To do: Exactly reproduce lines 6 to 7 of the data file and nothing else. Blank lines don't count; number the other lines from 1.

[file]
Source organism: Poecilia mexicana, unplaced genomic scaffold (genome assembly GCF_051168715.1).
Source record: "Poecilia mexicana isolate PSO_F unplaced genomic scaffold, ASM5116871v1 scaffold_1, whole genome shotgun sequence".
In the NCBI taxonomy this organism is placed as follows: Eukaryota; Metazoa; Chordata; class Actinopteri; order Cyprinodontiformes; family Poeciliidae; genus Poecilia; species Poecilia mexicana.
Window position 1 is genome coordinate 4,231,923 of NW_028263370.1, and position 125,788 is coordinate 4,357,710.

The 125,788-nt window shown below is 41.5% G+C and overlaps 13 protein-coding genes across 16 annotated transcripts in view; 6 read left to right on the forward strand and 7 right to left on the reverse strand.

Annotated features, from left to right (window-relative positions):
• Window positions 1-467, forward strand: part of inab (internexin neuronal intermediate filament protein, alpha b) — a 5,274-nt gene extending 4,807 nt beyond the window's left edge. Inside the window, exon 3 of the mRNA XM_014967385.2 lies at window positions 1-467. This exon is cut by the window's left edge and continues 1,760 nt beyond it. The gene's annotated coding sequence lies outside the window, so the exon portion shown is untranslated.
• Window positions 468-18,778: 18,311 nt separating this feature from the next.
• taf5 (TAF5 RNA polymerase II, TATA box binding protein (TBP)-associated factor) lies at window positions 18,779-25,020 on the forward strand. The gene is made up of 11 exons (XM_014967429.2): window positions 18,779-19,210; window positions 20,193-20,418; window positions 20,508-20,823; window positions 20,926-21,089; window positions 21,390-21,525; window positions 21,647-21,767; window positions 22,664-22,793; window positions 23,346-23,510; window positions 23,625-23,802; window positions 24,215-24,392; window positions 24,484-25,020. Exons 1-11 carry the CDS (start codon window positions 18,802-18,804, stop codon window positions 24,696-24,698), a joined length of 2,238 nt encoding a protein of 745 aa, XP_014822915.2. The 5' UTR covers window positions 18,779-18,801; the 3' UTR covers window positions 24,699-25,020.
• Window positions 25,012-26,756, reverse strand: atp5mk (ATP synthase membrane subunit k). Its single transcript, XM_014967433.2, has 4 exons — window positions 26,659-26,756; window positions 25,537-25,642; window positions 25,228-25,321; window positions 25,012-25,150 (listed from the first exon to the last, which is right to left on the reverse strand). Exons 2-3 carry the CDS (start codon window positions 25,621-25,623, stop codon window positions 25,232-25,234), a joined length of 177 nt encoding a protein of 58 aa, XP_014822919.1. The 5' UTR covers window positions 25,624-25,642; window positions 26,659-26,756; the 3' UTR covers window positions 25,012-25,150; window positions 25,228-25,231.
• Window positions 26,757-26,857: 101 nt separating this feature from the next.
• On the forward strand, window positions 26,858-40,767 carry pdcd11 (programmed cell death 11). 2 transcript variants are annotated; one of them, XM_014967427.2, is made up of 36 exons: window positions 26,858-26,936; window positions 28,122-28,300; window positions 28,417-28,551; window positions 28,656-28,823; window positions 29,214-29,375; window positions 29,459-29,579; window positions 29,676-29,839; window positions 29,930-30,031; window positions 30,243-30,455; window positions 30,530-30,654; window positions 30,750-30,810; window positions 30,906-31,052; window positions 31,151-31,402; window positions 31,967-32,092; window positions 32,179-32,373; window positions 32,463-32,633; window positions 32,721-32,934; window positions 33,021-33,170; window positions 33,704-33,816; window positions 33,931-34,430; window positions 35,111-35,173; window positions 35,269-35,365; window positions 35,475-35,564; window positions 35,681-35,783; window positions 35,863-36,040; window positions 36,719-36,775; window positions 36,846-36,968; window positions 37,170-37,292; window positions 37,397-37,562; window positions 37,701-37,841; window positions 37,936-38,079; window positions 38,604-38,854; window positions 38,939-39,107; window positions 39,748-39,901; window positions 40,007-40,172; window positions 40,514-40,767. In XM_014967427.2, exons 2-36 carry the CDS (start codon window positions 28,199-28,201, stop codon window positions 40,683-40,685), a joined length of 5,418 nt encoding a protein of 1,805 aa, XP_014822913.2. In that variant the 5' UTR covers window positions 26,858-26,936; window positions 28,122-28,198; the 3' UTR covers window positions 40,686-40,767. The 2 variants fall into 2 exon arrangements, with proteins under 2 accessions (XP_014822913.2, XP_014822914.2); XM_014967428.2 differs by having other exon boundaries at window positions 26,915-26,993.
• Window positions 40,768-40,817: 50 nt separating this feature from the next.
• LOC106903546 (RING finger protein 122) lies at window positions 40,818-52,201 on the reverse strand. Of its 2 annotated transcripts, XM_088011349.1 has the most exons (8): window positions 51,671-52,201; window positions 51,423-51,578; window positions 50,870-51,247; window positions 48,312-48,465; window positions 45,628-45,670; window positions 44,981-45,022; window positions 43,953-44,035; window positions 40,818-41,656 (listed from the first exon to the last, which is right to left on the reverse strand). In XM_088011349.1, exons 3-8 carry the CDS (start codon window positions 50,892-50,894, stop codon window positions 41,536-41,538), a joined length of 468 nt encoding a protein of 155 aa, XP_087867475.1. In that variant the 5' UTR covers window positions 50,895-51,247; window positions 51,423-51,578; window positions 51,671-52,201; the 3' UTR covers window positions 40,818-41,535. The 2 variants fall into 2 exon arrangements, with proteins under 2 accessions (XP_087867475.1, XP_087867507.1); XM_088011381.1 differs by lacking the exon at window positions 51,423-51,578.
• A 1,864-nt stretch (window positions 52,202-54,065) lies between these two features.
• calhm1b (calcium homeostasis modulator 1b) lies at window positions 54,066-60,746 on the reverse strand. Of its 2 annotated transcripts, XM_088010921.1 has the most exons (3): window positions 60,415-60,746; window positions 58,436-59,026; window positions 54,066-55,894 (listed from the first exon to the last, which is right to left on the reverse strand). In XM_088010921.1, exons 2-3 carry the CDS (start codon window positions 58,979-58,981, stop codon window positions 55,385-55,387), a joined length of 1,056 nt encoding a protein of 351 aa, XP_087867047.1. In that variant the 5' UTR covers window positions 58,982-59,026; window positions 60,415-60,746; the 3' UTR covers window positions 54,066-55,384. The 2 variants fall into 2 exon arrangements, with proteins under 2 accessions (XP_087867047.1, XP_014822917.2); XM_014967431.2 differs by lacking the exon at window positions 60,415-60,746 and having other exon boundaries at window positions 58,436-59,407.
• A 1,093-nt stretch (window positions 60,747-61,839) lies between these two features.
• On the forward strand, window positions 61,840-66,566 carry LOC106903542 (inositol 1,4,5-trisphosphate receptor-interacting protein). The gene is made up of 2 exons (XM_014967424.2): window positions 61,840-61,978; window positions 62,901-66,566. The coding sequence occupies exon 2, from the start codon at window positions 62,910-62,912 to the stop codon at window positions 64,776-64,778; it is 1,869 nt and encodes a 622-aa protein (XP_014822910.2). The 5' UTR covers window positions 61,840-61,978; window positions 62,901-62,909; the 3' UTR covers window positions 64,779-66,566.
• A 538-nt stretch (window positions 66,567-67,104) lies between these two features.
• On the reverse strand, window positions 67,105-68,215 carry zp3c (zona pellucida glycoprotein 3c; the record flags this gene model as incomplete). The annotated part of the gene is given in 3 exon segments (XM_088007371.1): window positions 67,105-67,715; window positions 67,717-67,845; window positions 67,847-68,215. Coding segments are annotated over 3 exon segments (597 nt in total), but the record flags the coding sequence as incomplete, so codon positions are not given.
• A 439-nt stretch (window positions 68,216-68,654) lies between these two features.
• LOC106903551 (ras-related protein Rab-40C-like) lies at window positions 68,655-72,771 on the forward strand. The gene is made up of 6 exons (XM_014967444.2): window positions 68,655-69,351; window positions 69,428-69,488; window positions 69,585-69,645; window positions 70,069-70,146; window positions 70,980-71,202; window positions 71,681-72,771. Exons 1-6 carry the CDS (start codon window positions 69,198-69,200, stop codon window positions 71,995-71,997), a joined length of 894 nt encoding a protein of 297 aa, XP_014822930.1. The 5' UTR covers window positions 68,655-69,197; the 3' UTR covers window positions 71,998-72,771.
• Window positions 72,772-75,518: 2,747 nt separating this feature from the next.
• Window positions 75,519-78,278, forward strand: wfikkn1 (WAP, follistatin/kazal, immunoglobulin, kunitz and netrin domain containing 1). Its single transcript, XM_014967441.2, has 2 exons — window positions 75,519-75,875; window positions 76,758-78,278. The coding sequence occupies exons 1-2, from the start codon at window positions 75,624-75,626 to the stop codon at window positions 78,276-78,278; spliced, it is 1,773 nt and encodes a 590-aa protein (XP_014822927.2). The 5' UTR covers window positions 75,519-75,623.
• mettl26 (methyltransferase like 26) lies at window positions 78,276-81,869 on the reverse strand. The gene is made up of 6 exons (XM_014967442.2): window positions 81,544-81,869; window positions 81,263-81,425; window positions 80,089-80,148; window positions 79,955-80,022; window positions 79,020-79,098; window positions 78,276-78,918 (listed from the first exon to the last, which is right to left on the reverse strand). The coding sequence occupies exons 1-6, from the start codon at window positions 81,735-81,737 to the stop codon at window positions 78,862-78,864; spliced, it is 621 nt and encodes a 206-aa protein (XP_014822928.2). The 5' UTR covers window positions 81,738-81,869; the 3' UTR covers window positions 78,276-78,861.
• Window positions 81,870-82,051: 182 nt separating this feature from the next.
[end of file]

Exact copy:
Annotated features, from left to right (window-relative positions):
• Window positions 1-467, forward strand: part of inab (internexin neuronal intermediate filament protein, alpha b) — a 5,274-nt gene extending 4,807 nt beyond the window's left edge. Inside the window, exon 3 of the mRNA XM_014967385.2 lies at window positions 1-467. This exon is cut by the window's left edge and continues 1,760 nt beyond it. The gene's annotated coding sequence lies outside the window, so the exon portion shown is untranslated.